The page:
Perhaps I was anticipating the great drama of Me vs. the Machine as I fought valiantly to keep the slippers from shrinking down to Lilliputian-sized slippers. You know, checking every five minutes as the instructions, erm, instructed. Instead, it was a 30-40 minute ordeal of great tedium interspersed with moments of quiet admiration for the process. No real drama at all. Except for the fact that I was sitting in front of my washing machine in a chair designed for toddlers/small children and my back was still hurting yesterday. (I didn't notice any problem at the time or I would not have remained in the chair.)
A few things I learned:
- While I took measurements as instructed, I believe that the sizes I knit were, in fact, too large for the feet of the intended recipient. I may be misled, but it seems that it was a real struggle to reduce these puppies to a size that the girls can wear. I think if I'd started with one size down for them, they would have shrunk to the correct size more quickly. HOWEVER, perhaps the point is not the time it takes to shrink to the desired size, but the time it takes to reach uniform felting as well as shrinking to the correct size. Experienced feedback on this would be appreciated. I don't know anyone who felts.
- The slippers are not quite the correct fit. I left them a little big for both girls, you know, so they can grow into them. The slippers are pretty wide, though, and I'm not sure what I can do about that. I could toss them back in the wash and try felting them a bit more (with a different chair!) to see if that helps, but it seems like they would have to shrink quite a bit more to make a difference in the width of the shoe.
- I have a front-loading machine. I read (somewhere) that it was possible to felt in a front-loader, but I wonder if it made a difference in how much time it took or how effective the felting process was over all. I put each pair of slippers in a lingerie bag and tossed them in with a few towels. Perhaps I needed something more abrasive? I just didn't want to risk shrinking anything else down in the hot water.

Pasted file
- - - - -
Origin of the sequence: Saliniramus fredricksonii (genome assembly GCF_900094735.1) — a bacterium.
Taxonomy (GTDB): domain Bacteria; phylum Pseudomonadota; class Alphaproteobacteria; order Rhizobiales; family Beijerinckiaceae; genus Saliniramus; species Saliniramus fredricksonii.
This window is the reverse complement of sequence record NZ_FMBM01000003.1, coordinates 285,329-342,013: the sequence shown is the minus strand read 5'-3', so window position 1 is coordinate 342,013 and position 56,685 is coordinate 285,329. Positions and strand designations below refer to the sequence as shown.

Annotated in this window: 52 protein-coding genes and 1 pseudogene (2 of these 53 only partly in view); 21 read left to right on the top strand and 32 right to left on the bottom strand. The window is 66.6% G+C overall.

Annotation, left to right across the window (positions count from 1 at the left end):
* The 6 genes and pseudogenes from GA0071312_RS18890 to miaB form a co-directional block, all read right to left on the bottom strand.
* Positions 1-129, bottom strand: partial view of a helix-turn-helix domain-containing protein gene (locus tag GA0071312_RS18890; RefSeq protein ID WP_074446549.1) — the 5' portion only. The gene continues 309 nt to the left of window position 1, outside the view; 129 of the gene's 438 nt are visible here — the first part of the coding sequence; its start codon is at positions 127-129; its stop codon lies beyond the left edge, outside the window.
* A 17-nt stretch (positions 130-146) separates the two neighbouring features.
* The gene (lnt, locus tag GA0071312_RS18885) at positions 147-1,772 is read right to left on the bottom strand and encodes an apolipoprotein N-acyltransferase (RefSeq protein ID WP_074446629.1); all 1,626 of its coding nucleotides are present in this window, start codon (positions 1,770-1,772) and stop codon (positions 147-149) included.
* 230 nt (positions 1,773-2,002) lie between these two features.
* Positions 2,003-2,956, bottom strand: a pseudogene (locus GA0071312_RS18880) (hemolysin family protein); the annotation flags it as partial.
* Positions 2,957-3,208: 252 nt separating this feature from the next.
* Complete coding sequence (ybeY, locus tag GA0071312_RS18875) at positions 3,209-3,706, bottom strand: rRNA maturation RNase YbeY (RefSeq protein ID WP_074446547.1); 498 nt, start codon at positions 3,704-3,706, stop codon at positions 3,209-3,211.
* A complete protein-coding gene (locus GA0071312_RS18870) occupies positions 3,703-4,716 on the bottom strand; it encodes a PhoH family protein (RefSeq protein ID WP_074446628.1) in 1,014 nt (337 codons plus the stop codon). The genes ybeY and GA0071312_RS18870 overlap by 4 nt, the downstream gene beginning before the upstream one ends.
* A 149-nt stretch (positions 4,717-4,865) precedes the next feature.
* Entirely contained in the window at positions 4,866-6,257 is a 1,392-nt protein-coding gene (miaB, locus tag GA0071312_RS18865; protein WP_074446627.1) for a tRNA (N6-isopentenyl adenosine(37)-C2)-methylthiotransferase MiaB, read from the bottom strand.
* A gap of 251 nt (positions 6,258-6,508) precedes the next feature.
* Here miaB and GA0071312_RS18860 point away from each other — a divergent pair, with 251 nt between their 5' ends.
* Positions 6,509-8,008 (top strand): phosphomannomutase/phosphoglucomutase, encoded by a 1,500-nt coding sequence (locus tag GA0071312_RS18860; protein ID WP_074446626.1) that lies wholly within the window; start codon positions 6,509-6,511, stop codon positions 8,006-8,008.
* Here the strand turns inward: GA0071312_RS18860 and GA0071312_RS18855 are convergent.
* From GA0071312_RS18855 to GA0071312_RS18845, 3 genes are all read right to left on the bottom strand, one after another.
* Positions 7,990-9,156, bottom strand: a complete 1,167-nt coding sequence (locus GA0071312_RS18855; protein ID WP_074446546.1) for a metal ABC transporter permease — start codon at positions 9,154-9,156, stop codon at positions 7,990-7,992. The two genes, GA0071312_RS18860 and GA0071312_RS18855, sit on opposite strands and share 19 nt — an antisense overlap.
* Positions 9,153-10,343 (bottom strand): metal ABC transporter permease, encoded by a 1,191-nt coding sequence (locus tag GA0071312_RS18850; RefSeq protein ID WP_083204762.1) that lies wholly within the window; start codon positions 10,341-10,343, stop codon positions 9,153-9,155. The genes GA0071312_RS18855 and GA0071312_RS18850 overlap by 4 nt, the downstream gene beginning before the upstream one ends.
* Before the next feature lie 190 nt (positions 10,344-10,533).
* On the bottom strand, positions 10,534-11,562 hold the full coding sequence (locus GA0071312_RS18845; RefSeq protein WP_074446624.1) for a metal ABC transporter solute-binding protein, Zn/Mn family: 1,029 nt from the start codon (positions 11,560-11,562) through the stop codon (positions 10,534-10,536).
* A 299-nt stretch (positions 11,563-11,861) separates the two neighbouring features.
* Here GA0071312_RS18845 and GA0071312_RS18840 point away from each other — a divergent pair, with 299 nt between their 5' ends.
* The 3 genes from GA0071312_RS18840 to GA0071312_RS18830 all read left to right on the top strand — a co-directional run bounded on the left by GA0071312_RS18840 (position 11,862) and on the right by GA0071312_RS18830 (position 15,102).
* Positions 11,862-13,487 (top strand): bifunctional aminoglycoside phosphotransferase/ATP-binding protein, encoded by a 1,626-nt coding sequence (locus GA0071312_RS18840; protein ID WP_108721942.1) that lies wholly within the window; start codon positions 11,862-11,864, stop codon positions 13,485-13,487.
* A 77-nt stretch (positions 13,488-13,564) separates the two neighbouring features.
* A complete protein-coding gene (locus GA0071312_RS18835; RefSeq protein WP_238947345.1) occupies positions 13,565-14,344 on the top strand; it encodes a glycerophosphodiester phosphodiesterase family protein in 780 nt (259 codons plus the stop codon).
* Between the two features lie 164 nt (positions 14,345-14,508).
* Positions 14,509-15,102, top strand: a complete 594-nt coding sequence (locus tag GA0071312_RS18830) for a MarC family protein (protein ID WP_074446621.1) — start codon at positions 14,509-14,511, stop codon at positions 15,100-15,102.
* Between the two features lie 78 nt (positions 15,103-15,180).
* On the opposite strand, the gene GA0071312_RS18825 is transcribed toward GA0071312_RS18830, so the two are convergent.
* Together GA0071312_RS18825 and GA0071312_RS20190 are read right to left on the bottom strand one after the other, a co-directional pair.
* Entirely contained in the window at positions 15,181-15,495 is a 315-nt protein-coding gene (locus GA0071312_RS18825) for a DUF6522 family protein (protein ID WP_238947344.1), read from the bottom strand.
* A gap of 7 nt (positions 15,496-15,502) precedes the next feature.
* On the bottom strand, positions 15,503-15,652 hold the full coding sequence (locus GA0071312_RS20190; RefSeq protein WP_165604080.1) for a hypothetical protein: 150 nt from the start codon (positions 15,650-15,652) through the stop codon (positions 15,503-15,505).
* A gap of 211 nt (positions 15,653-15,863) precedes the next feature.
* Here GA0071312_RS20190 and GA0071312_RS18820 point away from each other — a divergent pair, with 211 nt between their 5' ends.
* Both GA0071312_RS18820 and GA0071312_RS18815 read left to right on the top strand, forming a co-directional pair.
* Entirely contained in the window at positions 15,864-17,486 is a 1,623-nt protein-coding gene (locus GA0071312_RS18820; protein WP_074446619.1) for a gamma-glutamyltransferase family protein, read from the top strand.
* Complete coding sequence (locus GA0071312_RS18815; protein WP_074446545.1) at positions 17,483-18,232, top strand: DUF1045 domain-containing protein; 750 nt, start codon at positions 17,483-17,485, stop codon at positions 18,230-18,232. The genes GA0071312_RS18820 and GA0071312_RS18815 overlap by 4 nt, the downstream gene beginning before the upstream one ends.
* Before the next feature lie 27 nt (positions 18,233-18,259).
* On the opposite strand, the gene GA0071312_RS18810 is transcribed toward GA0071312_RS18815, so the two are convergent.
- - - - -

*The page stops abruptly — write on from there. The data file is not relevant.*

- Lastly, I noticed that the "hot" water in my washing machine did not seem to be very hot when I stuck my hand in there to pulll out the slippers to check on the progress. I ended up adding some much hotter water in the hopes of helping things along. In the past, we've had some crazy hot water, but I'm wondering if they adjusted the temperature when they put in the new hot water heater this summer. I think they did. Also, maybe since the washer uses so little water, it doesn't have enough time to get really hot before it is in the machine.
So many questions! Mostly, I think I'm just not much of a felted person. I have some seriously negative associations with scratchy wool and felted things from my childhood. I have dealt with most of the 'scratchy wool' issues since I became a knitter. I now know that all of those hideous scratchy sweaters I had as a child were simply the wrong wool for a sweater. In particular, the wrong wool for a sensitive-skinned child living in the desert where it never really gets all that cold anyway.
The felted issue, well, let's just say there were numerous scratchy felted incidents that left an indelible mark on my views about felt. I can appreciate the many fine qualities of felt and felted items, I just don't have any desire to own many felted object. Though, they do have their place. I'm working on it. But it may take years to fully embrace felt in all of its glory. I'll start with a pair of slippers for me. Eventually. First I've got to find a better chair for the Felting Watch.